She decided to tweet-stream a book. And I mean zero criticism to the charming Comrade Shepherd herself; she’s merely a catalyst and her tweet-stream is quite entertaining … far more so than I find the story itself.

And I may have made a brief subtweet on the subject of today’s blogpost but there’s zero point linking to that because I’ll say the same thing here with LOTS more words.

In fairness to the authors of these stories, I do not have the faintest idea how monochromatic they are. For all I know the were-bears are Iroquois, and were-tigers are Nepalese, and … stuff. Which, I’m sure, Tumblr-folk (look, they haven’t settled on a new platform so the name can’t change yet) will complain “that’s so problematic!” but there’s a reason nobody takes the Tumblr crowd seriously: They’re the looking for reasons to be offended sort and I’ve no patience for that; won’t even argue with it, occasionally contemplate slapping the snot out of it but mostly I roll my eyes and move on, because there’s no discussion or debate with that sort. They’re basically the alt-left, the liberal-Nazi … you know, the opposition’s morons. But to return to my point, the cast may be if divers skin tone, accent, religion, and nationality 🤷‍♀️.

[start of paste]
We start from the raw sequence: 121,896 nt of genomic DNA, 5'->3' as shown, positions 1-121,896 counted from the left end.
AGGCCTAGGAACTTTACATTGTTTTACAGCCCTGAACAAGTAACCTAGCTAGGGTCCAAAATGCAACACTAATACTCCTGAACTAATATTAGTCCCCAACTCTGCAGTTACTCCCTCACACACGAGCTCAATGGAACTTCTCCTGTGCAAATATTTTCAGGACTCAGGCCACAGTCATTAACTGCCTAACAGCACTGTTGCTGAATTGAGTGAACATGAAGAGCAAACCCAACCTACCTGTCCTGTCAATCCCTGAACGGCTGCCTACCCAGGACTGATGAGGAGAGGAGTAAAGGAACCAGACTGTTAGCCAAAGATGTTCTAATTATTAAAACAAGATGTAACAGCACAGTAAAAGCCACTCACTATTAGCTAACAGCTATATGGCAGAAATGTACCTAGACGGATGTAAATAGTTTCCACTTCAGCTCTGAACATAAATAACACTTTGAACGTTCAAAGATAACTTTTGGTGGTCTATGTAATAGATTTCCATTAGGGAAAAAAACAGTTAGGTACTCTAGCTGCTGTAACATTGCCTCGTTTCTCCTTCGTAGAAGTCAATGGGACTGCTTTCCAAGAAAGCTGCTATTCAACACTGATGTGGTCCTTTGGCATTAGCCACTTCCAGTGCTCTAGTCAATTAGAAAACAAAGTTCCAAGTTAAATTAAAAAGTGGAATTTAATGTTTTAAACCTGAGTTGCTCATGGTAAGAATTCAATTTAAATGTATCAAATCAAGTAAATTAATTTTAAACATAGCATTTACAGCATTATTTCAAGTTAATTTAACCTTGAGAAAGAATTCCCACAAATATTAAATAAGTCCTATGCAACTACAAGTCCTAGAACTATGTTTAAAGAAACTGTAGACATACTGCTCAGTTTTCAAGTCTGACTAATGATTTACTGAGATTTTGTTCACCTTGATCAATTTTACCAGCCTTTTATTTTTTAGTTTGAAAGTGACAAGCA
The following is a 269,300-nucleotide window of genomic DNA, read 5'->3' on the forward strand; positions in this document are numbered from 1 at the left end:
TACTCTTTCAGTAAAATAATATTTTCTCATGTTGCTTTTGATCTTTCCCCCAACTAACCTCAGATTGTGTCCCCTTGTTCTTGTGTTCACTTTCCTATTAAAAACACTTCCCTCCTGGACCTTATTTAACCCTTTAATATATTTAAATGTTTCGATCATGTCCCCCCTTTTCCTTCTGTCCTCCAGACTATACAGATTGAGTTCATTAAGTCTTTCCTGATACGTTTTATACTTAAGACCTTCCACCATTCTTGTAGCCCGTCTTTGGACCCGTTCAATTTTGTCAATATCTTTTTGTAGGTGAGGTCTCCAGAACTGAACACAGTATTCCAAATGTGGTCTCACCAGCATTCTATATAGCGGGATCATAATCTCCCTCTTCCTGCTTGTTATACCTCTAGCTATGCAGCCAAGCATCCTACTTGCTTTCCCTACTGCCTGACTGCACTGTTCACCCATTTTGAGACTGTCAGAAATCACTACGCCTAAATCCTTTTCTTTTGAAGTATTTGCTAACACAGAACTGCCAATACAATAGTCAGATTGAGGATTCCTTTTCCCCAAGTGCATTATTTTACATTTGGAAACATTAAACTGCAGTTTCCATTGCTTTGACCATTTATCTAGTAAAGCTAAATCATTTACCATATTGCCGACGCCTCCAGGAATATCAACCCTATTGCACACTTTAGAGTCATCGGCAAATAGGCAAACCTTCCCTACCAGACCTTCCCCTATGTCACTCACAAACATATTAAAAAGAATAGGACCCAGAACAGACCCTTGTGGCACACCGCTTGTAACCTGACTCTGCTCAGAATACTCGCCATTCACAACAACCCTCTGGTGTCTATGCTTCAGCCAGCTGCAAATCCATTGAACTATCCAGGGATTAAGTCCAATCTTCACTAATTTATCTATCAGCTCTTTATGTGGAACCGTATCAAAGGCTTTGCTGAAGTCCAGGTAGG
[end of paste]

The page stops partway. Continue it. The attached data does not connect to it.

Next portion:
But, you know, despite my wife’s cruel sense of humour including reading about all these crazy subgenres of Romance she never hits a single lgbt+ example?!

Not among were-erotica romances, not among the 50 Shades knockoff garbage (I abhor 50 Shades as much or more than Twilight), none of it. The Romance shelves are barren of a Red Sonja-esque Fabia with a damsel draped in her arms. Of a Sean Connery kissing a Valentino. Of … gimme a break, Romance covers don’t get very creative.

I mean, if you’re diligent enough you will find a het-romance with a male POV character or a 3rd person that is either over his shoulder or includes his perspective in the omniscience. That bends the mould a little.

But where’s the shattering?!

I mean, literally – near as I could determine it after weeks (months?) of scouring both trad & self pub – Now & Forever is either first of its kind or damn-near-so as being gay fiction that’s happy. I wrote the Male POV Bodice Ripper of Gay Teen Romance (note: Both girls’ bodices remain intact in the only occasion any bodices are worn).

Now, I’m probably going to have were-things in Færie Patrol because why not. And they’re going to be anywhere on the gender spectrum and anywhere on the sexuality one as is my wont.